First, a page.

Ad orientem are the Latin words for, “toward the East.” In Catholic usage it can mean either the geographical east or the east of any Catholic Church building regardless of the actual geographical orientation of the building. Thus, when entering any Catholic Church, the area where the altar is located is the “eastern” side of the Church.
From the earliest centuries of the Church until about 1966, Catholic Mass was celebrated with all, bishop or priest facing the altar in the same direction as the laity, facing the east, facing Jerusalem, facing the rising sun, facing the direction from whence Jesus will return at the end of time and also at the altar at the consecration. It is a mistake to say that the priest has his back to the people, as true as this might look, but it is more accurate to say the priest is facing the same direction as the laity and in a leadership stance or marching forward to the Kingdom of God as on a pilgrimage.
Ad orientem makes clear what is spoken by the priest is directed toward God when facing the same direction as the laity. And it makes clear too, what is spoken to the laity by the priest, when he turns toward them for greetings, etc.
It also takes the emphasis off the priest’s looks, piety and personality. The priest “stands in” for Christ at the altar, especially at the consecration. Facing the same direction as the laity, the priest could be anyone, the pope or the lowliest priest. It doesn’t matter.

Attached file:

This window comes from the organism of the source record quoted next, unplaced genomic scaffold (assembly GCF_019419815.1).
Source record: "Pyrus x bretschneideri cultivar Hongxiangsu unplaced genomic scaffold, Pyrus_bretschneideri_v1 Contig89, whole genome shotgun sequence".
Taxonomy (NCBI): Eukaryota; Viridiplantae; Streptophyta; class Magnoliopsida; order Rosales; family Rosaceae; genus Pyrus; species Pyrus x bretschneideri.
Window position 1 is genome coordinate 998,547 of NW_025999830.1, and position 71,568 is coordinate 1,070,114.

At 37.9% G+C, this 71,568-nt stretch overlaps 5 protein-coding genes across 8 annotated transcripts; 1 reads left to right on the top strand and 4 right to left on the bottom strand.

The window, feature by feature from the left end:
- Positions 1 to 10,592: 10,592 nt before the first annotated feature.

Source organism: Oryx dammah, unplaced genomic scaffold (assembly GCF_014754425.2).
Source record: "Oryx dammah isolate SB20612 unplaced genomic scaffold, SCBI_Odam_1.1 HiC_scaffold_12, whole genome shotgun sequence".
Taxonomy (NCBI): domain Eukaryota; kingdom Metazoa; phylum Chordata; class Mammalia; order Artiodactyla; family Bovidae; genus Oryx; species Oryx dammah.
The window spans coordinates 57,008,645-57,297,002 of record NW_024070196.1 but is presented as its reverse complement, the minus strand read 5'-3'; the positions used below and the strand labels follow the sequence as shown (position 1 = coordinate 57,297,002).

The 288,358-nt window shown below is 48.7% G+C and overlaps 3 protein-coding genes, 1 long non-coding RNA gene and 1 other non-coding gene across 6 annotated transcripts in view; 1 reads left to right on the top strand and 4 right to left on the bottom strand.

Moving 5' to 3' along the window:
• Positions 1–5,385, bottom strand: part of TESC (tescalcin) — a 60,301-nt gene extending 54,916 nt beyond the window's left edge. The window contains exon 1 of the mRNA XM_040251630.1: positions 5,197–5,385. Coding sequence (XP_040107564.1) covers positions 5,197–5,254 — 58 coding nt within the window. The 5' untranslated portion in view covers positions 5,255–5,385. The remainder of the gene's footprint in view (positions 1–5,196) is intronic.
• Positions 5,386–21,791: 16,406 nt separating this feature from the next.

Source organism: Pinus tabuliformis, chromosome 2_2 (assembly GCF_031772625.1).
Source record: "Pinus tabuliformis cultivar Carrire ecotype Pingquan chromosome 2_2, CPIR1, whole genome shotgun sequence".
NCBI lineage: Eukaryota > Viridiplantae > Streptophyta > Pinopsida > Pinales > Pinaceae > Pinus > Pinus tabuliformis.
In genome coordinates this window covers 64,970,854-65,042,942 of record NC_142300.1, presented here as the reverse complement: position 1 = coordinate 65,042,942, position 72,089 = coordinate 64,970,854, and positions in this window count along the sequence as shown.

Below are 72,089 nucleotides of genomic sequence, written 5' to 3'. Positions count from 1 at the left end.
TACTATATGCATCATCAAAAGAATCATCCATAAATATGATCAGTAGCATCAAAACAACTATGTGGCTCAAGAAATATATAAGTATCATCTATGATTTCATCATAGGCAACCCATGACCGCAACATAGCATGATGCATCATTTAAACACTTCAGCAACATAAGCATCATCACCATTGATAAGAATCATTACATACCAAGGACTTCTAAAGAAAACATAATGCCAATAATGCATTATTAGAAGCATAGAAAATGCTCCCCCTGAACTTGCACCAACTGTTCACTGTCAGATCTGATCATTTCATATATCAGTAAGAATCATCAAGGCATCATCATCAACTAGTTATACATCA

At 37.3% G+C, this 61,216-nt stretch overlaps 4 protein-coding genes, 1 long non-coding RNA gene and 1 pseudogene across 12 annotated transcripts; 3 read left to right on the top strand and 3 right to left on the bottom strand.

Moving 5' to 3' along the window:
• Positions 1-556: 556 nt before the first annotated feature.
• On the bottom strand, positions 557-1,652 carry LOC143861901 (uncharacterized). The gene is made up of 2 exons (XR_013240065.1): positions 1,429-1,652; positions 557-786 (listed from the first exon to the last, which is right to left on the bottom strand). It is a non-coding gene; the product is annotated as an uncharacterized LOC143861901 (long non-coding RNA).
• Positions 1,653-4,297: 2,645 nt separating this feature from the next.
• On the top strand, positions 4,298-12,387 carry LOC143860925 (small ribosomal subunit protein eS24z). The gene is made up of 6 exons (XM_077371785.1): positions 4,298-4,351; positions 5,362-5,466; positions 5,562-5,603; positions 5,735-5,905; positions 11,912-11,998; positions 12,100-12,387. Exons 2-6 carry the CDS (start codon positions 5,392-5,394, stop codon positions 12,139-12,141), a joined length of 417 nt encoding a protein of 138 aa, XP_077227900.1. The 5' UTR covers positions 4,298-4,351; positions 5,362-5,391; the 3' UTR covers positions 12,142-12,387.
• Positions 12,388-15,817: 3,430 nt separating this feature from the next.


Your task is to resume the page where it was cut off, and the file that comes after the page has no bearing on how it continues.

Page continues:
Ad orientem also emphasizes the Sacrificial aspect of the Eucharistic Prayer. It is not a reenactment of Holy Thursday’s Last Supper. It is a prayer to God recalling how Jesus memorialized His Good Friday Sacrifice on the night before He died. The words, “take eat” and “take drink” are not meant for the congregation in the Eucharistic Prayer. It is directed to God recalling Jesus’s words. The Bread and Wine become the Risen Lord and His one Sacrifice is offered to the Father though the priest representing Christ during the consecration and afterwards. At the Sacrificial Banquet following the Canon of the Mass is when God gives back to us His Crucified and Risen Son.
The Eucharistic Sacrificial Banquet or “meal” occurs after the Lord’s Prayer when the priest turns to the Congregation and says, “Behold the Lamb of God…, blessed are those called to the Supper of the Lamb". The Rite of Holy Communion is the “Sacrificial Meal” aspect of the Mass, not the Eucharistic Prayer. This is confused when the priest faces the congregation during the entire Eucharistic Prayer and makes it appear to be words directed to the Congregation, which of course it isn’t.This is especially true if the celebrant motions to the people with the bread and chalice as though the words are directed to them as apostles at the Last Supper. Of course, the Mass is not a memorial of the Last Supper, the Mass, established at the Last Supper is the Memorial of Good Friday and Christ's One Sacrifice on the Cross, but in a glorified way, due to the Resurrection of our Lord on Easter Sunday.